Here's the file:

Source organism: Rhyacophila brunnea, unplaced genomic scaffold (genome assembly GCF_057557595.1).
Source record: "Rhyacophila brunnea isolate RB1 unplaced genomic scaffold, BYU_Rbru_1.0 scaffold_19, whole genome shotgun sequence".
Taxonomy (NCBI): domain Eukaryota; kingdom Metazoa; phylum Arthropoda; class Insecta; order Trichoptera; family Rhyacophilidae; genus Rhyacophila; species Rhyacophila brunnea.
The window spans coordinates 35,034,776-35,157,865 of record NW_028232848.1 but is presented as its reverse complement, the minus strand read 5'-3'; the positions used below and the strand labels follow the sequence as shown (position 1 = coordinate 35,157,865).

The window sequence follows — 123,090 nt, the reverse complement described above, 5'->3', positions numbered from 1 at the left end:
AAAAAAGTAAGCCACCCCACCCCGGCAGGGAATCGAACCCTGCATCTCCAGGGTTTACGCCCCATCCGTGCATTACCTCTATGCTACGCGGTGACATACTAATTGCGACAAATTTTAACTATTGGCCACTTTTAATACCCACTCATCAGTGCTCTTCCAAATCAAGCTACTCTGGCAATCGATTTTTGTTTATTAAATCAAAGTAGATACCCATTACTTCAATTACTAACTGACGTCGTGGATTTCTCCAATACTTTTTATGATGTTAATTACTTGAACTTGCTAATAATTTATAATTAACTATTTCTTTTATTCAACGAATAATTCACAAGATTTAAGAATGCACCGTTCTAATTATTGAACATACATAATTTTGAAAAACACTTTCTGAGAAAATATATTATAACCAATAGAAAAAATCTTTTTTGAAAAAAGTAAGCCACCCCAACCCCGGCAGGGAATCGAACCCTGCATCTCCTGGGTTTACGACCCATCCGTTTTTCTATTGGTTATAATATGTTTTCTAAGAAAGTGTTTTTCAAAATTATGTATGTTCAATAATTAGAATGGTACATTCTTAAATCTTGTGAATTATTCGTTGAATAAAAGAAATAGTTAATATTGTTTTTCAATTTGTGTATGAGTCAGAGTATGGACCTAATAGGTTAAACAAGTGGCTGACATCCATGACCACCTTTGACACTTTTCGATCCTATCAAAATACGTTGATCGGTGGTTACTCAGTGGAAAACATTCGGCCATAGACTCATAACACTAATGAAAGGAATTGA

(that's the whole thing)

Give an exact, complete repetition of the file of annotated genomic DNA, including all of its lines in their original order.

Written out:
Source organism: Rhyacophila brunnea, unplaced genomic scaffold (genome assembly GCF_057557595.1).
Source record: "Rhyacophila brunnea isolate RB1 unplaced genomic scaffold, BYU_Rbru_1.0 scaffold_19, whole genome shotgun sequence".
Taxonomy (NCBI): domain Eukaryota; kingdom Metazoa; phylum Arthropoda; class Insecta; order Trichoptera; family Rhyacophilidae; genus Rhyacophila; species Rhyacophila brunnea.
The window spans coordinates 35,034,776-35,157,865 of record NW_028232848.1 but is presented as its reverse complement, the minus strand read 5'-3'; the positions used below and the strand labels follow the sequence as shown (position 1 = coordinate 35,157,865).

The window sequence follows — 123,090 nt, the reverse complement described above, 5'->3', positions numbered from 1 at the left end:
AAAAAAGTAAGCCACCCCACCCCGGCAGGGAATCGAACCCTGCATCTCCAGGGTTTACGCCCCATCCGTGCATTACCTCTATGCTACGCGGTGACATACTAATTGCGACAAATTTTAACTATTGGCCACTTTTAATACCCACTCATCAGTGCTCTTCCAAATCAAGCTACTCTGGCAATCGATTTTTGTTTATTAAATCAAAGTAGATACCCATTACTTCAATTACTAACTGACGTCGTGGATTTCTCCAATACTTTTTATGATGTTAATTACTTGAACTTGCTAATAATTTATAATTAACTATTTCTTTTATTCAACGAATAATTCACAAGATTTAAGAATGCACCGTTCTAATTATTGAACATACATAATTTTGAAAAACACTTTCTGAGAAAATATATTATAACCAATAGAAAAAATCTTTTTTGAAAAAAGTAAGCCACCCCAACCCCGGCAGGGAATCGAACCCTGCATCTCCTGGGTTTACGACCCATCCGTTTTTCTATTGGTTATAATATGTTTTCTAAGAAAGTGTTTTTCAAAATTATGTATGTTCAATAATTAGAATGGTACATTCTTAAATCTTGTGAATTATTCGTTGAATAAAAGAAATAGTTAATATTGTTTTTCAATTTGTGTATGAGTCAGAGTATGGACCTAATAGGTTAAACAAGTGGCTGACATCCATGACCACCTTTGACACTTTTCGATCCTATCAAAATACGTTGATCGGTGGTTACTCAGTGGAAAACATTCGGCCATAGACTCATAACACTAATGAAAGGAATTGA